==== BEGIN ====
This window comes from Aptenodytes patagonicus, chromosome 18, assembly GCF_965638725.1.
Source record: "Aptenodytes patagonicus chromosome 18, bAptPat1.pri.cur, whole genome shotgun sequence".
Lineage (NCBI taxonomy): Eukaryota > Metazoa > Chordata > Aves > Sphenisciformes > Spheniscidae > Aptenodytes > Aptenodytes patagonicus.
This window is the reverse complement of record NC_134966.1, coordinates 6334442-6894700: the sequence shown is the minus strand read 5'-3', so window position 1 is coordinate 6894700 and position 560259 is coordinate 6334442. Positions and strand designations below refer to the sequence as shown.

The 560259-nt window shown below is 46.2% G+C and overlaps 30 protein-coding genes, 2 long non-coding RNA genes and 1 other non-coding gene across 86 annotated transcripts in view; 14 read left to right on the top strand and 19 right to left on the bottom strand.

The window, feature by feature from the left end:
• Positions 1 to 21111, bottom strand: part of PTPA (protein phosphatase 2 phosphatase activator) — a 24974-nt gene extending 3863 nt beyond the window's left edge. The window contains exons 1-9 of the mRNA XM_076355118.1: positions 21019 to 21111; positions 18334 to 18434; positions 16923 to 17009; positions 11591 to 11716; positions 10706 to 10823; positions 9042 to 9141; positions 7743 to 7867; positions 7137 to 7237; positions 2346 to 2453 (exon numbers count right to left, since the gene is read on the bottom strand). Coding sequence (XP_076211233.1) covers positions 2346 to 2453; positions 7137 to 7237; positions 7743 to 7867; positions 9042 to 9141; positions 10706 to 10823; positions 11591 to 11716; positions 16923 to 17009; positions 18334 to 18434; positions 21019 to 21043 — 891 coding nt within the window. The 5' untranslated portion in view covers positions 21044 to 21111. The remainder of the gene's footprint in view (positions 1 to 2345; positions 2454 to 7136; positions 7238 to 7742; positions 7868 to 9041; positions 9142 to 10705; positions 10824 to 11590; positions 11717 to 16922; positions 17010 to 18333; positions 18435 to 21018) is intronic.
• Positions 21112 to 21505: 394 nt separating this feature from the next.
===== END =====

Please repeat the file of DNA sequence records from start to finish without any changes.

This window comes from Aptenodytes patagonicus, chromosome 18, assembly GCF_965638725.1.
Source record: "Aptenodytes patagonicus chromosome 18, bAptPat1.pri.cur, whole genome shotgun sequence".
Lineage (NCBI taxonomy): Eukaryota > Metazoa > Chordata > Aves > Sphenisciformes > Spheniscidae > Aptenodytes > Aptenodytes patagonicus.
This window is the reverse complement of record NC_134966.1, coordinates 6334442-6894700: the sequence shown is the minus strand read 5'-3', so window position 1 is coordinate 6894700 and position 560259 is coordinate 6334442. Positions and strand designations below refer to the sequence as shown.

The 560259-nt window shown below is 46.2% G+C and overlaps 30 protein-coding genes, 2 long non-coding RNA genes and 1 other non-coding gene across 86 annotated transcripts in view; 14 read left to right on the top strand and 19 right to left on the bottom strand.

The window, feature by feature from the left end:
• Positions 1 to 21111, bottom strand: part of PTPA (protein phosphatase 2 phosphatase activator) — a 24974-nt gene extending 3863 nt beyond the window's left edge. The window contains exons 1-9 of the mRNA XM_076355118.1: positions 21019 to 21111; positions 18334 to 18434; positions 16923 to 17009; positions 11591 to 11716; positions 10706 to 10823; positions 9042 to 9141; positions 7743 to 7867; positions 7137 to 7237; positions 2346 to 2453 (exon numbers count right to left, since the gene is read on the bottom strand). Coding sequence (XP_076211233.1) covers positions 2346 to 2453; positions 7137 to 7237; positions 7743 to 7867; positions 9042 to 9141; positions 10706 to 10823; positions 11591 to 11716; positions 16923 to 17009; positions 18334 to 18434; positions 21019 to 21043 — 891 coding nt within the window. The 5' untranslated portion in view covers positions 21044 to 21111. The remainder of the gene's footprint in view (positions 1 to 2345; positions 2454 to 7136; positions 7238 to 7742; positions 7868 to 9041; positions 9142 to 10705; positions 10824 to 11590; positions 11717 to 16922; positions 17010 to 18333; positions 18435 to 21018) is intronic.
• Positions 21112 to 21505: 394 nt separating this feature from the next.